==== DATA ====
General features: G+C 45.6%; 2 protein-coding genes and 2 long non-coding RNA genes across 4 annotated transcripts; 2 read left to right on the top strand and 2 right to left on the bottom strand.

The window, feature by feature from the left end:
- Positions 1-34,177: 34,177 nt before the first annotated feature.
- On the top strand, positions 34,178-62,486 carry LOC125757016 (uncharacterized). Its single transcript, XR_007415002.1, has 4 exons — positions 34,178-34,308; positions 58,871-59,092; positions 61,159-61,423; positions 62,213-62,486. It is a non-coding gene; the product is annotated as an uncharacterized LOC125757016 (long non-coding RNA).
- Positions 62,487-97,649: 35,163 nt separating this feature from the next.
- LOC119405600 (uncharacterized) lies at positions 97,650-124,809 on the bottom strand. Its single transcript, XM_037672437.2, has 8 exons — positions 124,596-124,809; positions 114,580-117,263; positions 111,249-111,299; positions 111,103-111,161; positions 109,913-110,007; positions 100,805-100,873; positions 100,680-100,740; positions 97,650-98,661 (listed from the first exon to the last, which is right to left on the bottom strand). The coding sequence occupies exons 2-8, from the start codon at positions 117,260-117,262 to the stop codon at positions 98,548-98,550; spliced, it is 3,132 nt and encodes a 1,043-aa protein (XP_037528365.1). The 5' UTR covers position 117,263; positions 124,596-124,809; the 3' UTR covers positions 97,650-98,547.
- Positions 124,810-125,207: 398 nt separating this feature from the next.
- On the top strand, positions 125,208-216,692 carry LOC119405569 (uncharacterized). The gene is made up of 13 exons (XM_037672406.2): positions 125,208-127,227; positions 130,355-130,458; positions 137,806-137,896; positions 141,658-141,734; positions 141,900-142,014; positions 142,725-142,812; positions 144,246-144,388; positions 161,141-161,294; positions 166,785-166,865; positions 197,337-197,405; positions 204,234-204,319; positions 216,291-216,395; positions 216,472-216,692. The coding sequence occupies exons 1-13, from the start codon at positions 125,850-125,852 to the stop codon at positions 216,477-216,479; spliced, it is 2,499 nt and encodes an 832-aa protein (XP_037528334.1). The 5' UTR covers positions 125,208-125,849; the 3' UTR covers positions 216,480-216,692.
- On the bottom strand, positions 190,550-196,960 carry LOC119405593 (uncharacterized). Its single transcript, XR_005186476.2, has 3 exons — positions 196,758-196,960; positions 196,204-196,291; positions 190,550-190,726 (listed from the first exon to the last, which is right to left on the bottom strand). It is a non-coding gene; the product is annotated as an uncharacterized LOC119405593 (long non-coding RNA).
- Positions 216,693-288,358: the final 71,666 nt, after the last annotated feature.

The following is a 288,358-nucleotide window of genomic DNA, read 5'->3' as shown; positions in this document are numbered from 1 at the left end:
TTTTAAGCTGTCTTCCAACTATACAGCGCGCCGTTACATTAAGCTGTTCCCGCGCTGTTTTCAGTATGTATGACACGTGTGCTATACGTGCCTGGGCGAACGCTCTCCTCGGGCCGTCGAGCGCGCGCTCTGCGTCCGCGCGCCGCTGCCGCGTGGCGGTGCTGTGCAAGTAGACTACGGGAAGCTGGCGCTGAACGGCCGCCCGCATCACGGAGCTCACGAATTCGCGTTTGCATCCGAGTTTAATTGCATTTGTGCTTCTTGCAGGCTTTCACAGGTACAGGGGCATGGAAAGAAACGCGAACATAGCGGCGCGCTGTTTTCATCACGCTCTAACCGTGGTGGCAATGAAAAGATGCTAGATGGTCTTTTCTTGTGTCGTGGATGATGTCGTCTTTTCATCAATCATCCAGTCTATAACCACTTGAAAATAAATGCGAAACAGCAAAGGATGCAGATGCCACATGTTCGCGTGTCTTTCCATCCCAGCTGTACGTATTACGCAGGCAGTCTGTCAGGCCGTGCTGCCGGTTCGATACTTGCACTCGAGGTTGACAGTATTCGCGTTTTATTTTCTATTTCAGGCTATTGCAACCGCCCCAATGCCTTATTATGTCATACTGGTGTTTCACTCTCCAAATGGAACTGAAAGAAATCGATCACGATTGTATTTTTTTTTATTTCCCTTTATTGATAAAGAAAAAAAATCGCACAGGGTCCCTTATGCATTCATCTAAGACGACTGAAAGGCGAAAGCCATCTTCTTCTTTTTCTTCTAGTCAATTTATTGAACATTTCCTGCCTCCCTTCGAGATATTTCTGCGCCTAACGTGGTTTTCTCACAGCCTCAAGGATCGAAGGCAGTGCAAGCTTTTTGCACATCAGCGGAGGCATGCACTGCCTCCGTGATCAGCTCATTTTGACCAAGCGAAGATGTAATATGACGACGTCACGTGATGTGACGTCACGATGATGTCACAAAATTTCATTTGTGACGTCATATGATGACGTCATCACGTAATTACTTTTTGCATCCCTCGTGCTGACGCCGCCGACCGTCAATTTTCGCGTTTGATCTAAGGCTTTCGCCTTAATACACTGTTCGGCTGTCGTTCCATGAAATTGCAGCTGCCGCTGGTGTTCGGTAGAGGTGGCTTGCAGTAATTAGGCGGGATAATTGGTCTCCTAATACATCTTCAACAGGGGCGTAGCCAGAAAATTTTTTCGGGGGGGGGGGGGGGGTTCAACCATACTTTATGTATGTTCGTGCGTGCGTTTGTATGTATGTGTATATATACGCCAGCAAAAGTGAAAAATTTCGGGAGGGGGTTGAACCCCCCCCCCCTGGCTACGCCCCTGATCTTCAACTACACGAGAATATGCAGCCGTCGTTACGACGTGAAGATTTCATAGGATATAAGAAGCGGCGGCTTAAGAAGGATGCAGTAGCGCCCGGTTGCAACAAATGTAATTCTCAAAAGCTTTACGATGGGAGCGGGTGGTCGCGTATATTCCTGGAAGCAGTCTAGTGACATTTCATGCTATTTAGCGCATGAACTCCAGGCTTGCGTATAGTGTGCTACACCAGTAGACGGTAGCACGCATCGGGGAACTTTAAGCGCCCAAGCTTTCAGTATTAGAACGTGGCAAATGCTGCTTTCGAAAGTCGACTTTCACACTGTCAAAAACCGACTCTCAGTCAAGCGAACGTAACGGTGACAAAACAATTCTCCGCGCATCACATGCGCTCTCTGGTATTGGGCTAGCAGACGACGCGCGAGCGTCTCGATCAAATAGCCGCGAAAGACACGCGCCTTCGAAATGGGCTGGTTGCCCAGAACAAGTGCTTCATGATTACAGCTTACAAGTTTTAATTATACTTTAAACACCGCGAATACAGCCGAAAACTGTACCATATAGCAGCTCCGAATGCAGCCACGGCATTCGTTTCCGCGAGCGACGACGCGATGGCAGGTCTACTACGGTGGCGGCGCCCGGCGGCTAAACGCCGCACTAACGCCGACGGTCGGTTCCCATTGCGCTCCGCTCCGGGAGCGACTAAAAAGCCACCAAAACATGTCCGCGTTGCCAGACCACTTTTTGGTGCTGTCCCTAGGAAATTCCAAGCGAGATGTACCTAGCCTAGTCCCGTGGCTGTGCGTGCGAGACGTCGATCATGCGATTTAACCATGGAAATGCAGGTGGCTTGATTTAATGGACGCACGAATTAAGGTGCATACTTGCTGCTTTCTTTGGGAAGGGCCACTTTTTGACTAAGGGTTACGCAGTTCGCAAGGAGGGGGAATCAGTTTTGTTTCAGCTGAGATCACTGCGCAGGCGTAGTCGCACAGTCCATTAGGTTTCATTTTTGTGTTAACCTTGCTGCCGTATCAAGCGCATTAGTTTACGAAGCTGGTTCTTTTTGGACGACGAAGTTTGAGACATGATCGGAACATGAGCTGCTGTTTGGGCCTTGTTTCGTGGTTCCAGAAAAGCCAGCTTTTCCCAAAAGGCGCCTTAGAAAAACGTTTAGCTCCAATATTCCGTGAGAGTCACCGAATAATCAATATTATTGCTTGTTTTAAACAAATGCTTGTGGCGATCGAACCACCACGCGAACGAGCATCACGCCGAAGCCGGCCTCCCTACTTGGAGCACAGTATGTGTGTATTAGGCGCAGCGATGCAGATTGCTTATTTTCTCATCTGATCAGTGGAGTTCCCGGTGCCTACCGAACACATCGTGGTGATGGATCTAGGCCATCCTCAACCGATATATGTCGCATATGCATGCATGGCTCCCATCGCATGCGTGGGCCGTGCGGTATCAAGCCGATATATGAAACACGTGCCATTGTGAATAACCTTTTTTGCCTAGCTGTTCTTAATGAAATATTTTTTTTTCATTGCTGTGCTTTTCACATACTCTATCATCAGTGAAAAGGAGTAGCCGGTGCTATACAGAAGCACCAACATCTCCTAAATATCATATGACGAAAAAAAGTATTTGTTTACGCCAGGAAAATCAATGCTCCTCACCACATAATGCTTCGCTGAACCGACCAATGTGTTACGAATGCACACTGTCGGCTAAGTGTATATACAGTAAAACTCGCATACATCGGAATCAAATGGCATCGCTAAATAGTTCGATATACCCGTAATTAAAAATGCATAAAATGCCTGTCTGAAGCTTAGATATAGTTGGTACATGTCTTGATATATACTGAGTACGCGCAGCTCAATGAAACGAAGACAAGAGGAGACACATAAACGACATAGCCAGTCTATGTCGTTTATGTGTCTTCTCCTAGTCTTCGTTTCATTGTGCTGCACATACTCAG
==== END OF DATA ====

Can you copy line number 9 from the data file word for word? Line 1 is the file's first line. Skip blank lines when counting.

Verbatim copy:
- On the bottom strand, positions 190,550-196,960 carry LOC119405593 (uncharacterized). Its single transcript, XR_005186476.2, has 3 exons — positions 196,758-196,960; positions 196,204-196,291; positions 190,550-190,726 (listed from the first exon to the last, which is right to left on the bottom strand). It is a non-coding gene; the product is annotated as an uncharacterized LOC119405593 (long non-coding RNA).